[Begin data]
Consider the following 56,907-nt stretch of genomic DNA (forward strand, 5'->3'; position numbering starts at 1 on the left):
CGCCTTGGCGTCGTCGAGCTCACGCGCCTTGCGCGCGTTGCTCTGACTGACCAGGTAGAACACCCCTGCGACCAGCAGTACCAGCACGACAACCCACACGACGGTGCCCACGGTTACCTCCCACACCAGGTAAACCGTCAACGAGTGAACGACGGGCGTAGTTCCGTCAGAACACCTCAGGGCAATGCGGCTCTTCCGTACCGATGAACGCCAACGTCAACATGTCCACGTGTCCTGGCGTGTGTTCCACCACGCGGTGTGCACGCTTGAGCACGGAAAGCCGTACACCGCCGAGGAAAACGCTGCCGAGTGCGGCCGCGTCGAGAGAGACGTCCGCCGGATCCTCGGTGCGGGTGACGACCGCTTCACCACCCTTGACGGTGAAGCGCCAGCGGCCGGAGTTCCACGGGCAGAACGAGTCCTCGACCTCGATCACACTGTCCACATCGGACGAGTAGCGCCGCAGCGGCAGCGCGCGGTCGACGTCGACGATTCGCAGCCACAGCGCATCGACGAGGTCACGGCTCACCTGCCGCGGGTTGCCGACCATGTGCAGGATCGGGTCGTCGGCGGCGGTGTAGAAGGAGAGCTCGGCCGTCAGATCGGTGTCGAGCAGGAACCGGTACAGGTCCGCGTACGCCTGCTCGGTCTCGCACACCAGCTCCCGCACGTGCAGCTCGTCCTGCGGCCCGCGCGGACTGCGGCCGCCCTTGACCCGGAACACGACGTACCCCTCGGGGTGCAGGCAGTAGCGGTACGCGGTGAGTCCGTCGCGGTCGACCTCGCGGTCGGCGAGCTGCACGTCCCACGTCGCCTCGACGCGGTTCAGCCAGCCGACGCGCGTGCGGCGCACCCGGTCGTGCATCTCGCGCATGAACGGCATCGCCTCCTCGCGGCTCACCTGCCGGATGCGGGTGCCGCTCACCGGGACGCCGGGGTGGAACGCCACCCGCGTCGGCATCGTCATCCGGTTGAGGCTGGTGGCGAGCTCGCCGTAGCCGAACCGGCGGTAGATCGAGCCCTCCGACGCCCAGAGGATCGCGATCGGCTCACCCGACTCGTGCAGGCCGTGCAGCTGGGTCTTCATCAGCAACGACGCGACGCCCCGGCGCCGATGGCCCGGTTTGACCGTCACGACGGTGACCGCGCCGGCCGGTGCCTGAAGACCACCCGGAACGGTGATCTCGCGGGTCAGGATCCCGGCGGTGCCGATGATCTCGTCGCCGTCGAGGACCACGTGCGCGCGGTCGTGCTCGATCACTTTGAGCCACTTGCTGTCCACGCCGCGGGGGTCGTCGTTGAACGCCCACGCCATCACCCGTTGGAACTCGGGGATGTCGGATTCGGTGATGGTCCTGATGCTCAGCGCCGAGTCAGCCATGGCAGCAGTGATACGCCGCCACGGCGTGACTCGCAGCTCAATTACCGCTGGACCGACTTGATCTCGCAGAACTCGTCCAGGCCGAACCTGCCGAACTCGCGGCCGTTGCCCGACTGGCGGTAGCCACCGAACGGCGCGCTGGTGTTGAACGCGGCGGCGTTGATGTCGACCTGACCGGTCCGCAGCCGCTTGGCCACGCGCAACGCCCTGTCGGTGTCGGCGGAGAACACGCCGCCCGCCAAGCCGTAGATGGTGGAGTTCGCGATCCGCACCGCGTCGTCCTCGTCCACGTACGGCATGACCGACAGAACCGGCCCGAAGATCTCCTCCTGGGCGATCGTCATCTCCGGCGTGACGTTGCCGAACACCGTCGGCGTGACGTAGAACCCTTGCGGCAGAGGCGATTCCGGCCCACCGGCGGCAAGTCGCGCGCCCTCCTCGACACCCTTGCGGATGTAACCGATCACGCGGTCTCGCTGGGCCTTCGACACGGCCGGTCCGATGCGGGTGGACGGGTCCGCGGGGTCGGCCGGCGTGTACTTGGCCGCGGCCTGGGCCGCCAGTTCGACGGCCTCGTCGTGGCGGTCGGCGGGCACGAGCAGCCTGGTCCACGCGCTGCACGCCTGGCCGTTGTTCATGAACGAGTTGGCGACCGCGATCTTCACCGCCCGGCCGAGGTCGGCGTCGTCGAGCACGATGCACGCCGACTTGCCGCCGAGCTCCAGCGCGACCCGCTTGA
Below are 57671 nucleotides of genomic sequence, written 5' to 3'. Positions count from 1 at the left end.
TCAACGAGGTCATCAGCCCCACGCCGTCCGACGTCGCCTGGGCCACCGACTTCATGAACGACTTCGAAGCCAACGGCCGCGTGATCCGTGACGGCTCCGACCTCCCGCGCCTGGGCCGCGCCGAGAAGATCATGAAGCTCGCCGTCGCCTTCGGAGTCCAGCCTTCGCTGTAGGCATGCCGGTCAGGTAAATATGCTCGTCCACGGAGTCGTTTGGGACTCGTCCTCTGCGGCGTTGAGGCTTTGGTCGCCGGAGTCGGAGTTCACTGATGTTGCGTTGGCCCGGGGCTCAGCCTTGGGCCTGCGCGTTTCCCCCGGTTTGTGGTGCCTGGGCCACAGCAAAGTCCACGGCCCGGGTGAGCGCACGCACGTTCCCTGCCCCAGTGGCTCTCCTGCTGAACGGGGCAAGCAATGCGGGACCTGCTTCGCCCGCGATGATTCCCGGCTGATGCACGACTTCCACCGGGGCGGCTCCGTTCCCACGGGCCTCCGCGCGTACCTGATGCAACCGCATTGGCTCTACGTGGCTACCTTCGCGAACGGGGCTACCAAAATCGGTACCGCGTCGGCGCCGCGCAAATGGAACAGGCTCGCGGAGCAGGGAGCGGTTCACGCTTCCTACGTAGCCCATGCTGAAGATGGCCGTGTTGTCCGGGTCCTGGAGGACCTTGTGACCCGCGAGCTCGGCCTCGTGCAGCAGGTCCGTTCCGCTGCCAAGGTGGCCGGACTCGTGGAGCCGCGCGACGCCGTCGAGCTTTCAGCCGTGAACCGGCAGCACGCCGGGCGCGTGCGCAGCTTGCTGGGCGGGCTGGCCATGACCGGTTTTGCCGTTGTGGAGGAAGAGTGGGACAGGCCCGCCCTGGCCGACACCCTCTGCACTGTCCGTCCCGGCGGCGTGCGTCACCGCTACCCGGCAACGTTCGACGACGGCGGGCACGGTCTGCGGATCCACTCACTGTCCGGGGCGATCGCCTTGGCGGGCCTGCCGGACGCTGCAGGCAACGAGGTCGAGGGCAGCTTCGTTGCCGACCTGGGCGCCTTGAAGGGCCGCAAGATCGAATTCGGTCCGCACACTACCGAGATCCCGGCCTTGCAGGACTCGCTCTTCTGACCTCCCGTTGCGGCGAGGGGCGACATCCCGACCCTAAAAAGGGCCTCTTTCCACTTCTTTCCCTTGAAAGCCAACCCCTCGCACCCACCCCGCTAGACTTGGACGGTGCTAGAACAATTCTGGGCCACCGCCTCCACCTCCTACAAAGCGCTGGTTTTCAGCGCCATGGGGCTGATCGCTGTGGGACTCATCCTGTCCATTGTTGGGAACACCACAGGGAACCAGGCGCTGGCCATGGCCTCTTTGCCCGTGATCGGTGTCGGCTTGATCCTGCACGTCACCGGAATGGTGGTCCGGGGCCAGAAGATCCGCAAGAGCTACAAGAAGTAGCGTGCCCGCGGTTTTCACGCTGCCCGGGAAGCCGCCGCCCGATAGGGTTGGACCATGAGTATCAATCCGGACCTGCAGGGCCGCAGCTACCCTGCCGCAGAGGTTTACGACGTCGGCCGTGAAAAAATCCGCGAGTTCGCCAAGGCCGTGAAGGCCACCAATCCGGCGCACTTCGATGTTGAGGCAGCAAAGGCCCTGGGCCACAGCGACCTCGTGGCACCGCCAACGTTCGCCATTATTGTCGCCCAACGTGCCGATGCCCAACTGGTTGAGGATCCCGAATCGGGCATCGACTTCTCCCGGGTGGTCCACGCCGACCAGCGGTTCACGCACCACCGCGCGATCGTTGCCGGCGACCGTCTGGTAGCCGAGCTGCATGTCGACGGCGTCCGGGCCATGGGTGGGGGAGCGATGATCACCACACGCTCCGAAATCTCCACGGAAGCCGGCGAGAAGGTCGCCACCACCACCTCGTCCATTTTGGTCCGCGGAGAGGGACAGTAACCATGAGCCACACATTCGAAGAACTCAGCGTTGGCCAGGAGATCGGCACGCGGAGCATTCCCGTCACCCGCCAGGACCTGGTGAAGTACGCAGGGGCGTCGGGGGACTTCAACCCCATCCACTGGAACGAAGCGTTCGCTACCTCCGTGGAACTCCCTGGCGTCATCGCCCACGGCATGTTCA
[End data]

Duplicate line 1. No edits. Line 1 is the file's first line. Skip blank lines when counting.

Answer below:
Consider the following 56,907-nt stretch of genomic DNA (forward strand, 5'->3'; position numbering starts at 1 on the left):